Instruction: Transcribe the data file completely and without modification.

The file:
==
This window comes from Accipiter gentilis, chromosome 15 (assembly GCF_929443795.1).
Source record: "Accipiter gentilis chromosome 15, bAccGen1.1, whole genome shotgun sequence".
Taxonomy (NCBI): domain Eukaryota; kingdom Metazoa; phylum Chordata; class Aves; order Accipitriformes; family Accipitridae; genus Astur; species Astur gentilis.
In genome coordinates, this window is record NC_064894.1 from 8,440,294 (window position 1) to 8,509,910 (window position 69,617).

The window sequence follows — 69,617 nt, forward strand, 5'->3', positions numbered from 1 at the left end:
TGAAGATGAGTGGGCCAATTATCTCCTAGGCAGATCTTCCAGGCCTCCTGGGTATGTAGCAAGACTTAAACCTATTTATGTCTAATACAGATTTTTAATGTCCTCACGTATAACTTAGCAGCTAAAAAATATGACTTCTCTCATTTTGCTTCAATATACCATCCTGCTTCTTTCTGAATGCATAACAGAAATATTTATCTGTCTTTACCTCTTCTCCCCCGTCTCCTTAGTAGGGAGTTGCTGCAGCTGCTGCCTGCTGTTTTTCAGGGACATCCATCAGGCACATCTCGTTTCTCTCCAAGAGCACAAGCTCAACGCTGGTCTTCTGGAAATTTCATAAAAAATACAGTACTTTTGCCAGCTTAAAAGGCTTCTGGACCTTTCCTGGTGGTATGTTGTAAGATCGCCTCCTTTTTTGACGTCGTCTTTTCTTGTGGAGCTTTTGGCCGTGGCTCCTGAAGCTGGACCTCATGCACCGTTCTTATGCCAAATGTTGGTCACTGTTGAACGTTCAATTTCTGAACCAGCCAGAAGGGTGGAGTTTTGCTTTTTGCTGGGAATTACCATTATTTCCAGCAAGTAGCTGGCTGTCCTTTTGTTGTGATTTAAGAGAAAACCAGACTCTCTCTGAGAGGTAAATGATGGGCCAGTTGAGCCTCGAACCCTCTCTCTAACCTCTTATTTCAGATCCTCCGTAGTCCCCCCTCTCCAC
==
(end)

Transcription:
This window comes from Accipiter gentilis, chromosome 15 (assembly GCF_929443795.1).
Source record: "Accipiter gentilis chromosome 15, bAccGen1.1, whole genome shotgun sequence".
Taxonomy (NCBI): domain Eukaryota; kingdom Metazoa; phylum Chordata; class Aves; order Accipitriformes; family Accipitridae; genus Astur; species Astur gentilis.
In genome coordinates, this window is record NC_064894.1 from 8,440,294 (window position 1) to 8,509,910 (window position 69,617).

The window sequence follows — 69,617 nt, forward strand, 5'->3', positions numbered from 1 at the left end:
TGAAGATGAGTGGGCCAATTATCTCCTAGGCAGATCTTCCAGGCCTCCTGGGTATGTAGCAAGACTTAAACCTATTTATGTCTAATACAGATTTTTAATGTCCTCACGTATAACTTAGCAGCTAAAAAATATGACTTCTCTCATTTTGCTTCAATATACCATCCTGCTTCTTTCTGAATGCATAACAGAAATATTTATCTGTCTTTACCTCTTCTCCCCCGTCTCCTTAGTAGGGAGTTGCTGCAGCTGCTGCCTGCTGTTTTTCAGGGACATCCATCAGGCACATCTCGTTTCTCTCCAAGAGCACAAGCTCAACGCTGGTCTTCTGGAAATTTCATAAAAAATACAGTACTTTTGCCAGCTTAAAAGGCTTCTGGACCTTTCCTGGTGGTATGTTGTAAGATCGCCTCCTTTTTTGACGTCGTCTTTTCTTGTGGAGCTTTTGGCCGTGGCTCCTGAAGCTGGACCTCATGCACCGTTCTTATGCCAAATGTTGGTCACTGTTGAACGTTCAATTTCTGAACCAGCCAGAAGGGTGGAGTTTTGCTTTTTGCTGGGAATTACCATTATTTCCAGCAAGTAGCTGGCTGTCCTTTTGTTGTGATTTAAGAGAAAACCAGACTCTCTCTGAGAGGTAAATGATGGGCCAGTTGAGCCTCGAACCCTCTCTCTAACCTCTTATTTCAGATCCTCCGTAGTCCCCCCTCTCCAC